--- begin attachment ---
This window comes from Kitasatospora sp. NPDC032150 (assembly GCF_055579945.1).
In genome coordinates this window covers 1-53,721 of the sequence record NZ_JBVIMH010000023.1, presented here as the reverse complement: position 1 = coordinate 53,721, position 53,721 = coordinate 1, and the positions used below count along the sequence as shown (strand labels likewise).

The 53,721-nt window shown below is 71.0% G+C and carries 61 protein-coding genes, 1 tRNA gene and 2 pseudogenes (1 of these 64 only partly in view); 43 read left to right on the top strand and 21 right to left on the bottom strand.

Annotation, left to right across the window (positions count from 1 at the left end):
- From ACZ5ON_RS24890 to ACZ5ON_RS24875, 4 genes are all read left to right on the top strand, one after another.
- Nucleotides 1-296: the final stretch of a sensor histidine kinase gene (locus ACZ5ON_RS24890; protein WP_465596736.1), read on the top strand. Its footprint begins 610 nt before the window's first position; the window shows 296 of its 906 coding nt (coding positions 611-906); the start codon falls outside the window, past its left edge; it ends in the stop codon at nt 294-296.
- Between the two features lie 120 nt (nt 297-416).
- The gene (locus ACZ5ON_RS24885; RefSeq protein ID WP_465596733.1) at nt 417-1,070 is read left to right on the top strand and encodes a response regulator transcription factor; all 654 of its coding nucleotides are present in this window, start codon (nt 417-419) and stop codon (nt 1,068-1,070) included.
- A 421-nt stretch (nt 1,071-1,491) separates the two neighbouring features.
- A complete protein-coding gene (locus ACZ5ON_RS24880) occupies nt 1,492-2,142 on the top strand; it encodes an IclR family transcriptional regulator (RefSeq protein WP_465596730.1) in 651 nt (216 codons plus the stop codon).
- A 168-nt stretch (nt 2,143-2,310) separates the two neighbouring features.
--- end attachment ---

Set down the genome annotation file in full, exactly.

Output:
This window comes from Kitasatospora sp. NPDC032150 (assembly GCF_055579945.1).
In genome coordinates this window covers 1-53,721 of the sequence record NZ_JBVIMH010000023.1, presented here as the reverse complement: position 1 = coordinate 53,721, position 53,721 = coordinate 1, and the positions used below count along the sequence as shown (strand labels likewise).

The 53,721-nt window shown below is 71.0% G+C and carries 61 protein-coding genes, 1 tRNA gene and 2 pseudogenes (1 of these 64 only partly in view); 43 read left to right on the top strand and 21 right to left on the bottom strand.

Annotation, left to right across the window (positions count from 1 at the left end):
- From ACZ5ON_RS24890 to ACZ5ON_RS24875, 4 genes are all read left to right on the top strand, one after another.
- Nucleotides 1-296: the final stretch of a sensor histidine kinase gene (locus ACZ5ON_RS24890; protein WP_465596736.1), read on the top strand. Its footprint begins 610 nt before the window's first position; the window shows 296 of its 906 coding nt (coding positions 611-906); the start codon falls outside the window, past its left edge; it ends in the stop codon at nt 294-296.
- Between the two features lie 120 nt (nt 297-416).
- The gene (locus ACZ5ON_RS24885; RefSeq protein ID WP_465596733.1) at nt 417-1,070 is read left to right on the top strand and encodes a response regulator transcription factor; all 654 of its coding nucleotides are present in this window, start codon (nt 417-419) and stop codon (nt 1,068-1,070) included.
- A 421-nt stretch (nt 1,071-1,491) separates the two neighbouring features.
- A complete protein-coding gene (locus ACZ5ON_RS24880) occupies nt 1,492-2,142 on the top strand; it encodes an IclR family transcriptional regulator (RefSeq protein WP_465596730.1) in 651 nt (216 codons plus the stop codon).
- A 168-nt stretch (nt 2,143-2,310) separates the two neighbouring features.